Acxiom: Data is the new black

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I just got back from the premier event of an Acxiom speaking series. This first session, held in NYC, was entitled "Data is the new black for interactive marketers," and it highlighted some key facts about today's customers and how to market to them.

Two speakers took the stage today: Dave Frankland, an analyst at Forrester, and Tim Suther, SVP of Acxiom's digital marketing services. Frankland started out with an extensive overview of "marketing today," focusing partiuclarly on the concept that consumers DO NOT like advertising. At all. He added that, on top of this obstacle, marketers also have to navigate continued audience fragmentation and new channels, behaviors and and devices that are constantly developing.

That's where data comes in: "customer intelligence" drives customer-centricity, which makes your customers happy and serves them better. Part of having useful data lies in clear definitions of what a firm is measuring and how and why. Customer profitability and lifetime value need to be measured more, he added, and predictive analytics and segmentation will be hugely important for the true customer-centric company.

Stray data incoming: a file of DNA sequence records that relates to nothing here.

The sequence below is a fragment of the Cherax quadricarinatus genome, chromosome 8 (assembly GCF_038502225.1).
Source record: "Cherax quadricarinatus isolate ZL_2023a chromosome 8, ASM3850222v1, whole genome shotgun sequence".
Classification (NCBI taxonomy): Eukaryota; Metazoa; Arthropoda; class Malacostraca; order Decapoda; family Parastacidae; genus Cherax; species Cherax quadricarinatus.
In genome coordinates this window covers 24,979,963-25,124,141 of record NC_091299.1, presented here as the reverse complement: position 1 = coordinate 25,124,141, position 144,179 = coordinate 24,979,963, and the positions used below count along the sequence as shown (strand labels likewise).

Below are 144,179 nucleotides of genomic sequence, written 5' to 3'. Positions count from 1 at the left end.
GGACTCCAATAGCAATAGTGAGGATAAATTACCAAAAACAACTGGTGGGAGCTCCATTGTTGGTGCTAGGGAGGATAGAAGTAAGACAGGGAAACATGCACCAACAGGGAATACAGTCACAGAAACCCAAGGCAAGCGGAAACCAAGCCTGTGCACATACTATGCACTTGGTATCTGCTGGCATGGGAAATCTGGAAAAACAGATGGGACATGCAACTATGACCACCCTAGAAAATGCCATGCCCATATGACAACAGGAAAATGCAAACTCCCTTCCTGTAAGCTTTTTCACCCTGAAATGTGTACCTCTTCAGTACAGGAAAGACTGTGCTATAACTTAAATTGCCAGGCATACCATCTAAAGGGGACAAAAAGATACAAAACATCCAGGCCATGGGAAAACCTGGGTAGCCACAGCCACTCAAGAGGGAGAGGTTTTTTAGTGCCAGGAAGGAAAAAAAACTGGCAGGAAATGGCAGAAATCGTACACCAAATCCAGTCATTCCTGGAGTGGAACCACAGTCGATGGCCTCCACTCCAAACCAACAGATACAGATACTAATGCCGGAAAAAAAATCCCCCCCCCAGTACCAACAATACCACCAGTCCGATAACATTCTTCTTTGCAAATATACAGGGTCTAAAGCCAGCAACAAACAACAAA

When Suther took the stage, he reiterated Frankland's point about customer feelings on advertising, with a few statistics to back him up: Research last year indicated that $112 billion in advertising is wasted every year in the US, and only 22% of americans trust advertising, according to Edelman.

"The folks at Procter and Gamble say the consumer is boss," he said. "She is, and she is firing most of your advertising."

What to do? Suther recommended thinking more about the "who" in your advertising - think about the full customer value before you decide how much to invest in your media buys. Then concetrate on those high value customers and invest proportionally. Learn to recognize them at different touchpoints, and engage them accordingly, based on their value. Of course, all of this strategy is based on in-depth customer data.

And this data must be used over time, Suther added. "Institutional memory" -- tracking consumer behavior, wants, needs and motivations, what they do outside of your company and across channels, and what you can infer from that -- is also essential in the new data game.

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